Howard A. Riina, M.D., M.Phil, FACS, FAANS is Professor and Vice Chair of the Department of Neurosurgery at New York University Langone Health and Director of the NYU Center for Stroke and Neurovascular Diseases. He was born in Brooklyn, New York. He received undergraduate degrees from both Franklin and Marshall College and the University of Pennsylvania in a dual degree 5-year bioengineering program in 1987. He graduated from Temple University School of Medicine in 1993. Between his third and forth years of medical school he obtained an M.Phil in Biology (molecular neurobiology) from the University of Cambridge. He completed his surgical internship and trained in neurological surgery at the Hospital of the University of Pennsylvania with Drs. Eugene S. Flamm and M. Sean Grady. Dr.Riina has completed three fellowships: Diagnostic Neuroradiology with Robert Grossman, M.D. at the Hospital of the University of Pennsylvania, Interventional Neuroradiology with Alejandro Berenstein, M.D., at the Institute of Neurology and Neurosurgery Beth Israel Medical Center, and Cerebrovascular and Skull Base Surgery with Robert F. Spetzler, M.D. at the Barrow Neurological Institute. In 2001, Dr. Riina was recruited to Weill Medical College of Cornell University, New York Presbyterian hospital to perform both open cerebrovascular surgery and interventional neuroradiology. He was Professor of Neurological Surgery, Neurology and Radiology and Residency Program Director of the Department of Neurological Surgery at the Weill Medical College of Cornell University, New York Presbyterian Hospital. He was Co-Director of Interventional Neuroradiolgy at New York Presbyterian Hospital prior to joining the faculty of the NYU School of Medicine.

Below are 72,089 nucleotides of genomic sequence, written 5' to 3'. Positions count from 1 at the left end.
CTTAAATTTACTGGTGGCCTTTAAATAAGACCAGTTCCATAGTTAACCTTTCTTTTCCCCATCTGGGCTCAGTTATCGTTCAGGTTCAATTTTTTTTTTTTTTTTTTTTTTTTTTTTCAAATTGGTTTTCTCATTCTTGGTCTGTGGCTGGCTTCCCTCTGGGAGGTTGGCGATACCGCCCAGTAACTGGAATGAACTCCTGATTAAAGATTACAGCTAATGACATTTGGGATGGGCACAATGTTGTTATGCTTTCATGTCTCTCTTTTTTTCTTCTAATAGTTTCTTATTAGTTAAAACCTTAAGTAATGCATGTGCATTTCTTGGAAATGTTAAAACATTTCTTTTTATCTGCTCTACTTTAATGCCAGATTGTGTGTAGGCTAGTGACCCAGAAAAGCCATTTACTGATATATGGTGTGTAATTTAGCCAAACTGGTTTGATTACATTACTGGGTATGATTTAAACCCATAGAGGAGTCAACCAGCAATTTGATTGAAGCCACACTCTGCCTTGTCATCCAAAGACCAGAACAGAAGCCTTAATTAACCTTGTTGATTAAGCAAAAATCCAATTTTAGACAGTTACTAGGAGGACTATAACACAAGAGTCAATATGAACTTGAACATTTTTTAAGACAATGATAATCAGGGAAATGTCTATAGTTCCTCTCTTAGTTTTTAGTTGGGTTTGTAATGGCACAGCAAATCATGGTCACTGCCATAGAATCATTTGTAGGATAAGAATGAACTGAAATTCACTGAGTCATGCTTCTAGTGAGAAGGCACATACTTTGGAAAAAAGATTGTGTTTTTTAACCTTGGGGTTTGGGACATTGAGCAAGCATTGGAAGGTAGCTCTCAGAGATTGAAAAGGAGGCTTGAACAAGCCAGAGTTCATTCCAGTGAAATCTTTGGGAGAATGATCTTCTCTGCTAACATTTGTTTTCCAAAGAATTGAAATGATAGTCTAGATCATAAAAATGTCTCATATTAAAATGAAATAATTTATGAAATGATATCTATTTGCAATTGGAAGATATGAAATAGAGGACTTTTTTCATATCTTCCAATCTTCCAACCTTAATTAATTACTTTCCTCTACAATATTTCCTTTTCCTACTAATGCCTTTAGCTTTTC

Dr. Riina specializes in the surgical and endovascular treatment of cerebrovascular disorders of the brain and spinal cord. He has particular interest in the treatment of intracranial aneurysms and arteriovenous malformations of the brain and spinal cord. He has also been involved in new treatments for acute stroke. Most recent interests involve the development of new minimally invasive treatments for cerebrovascular and skull base disorders.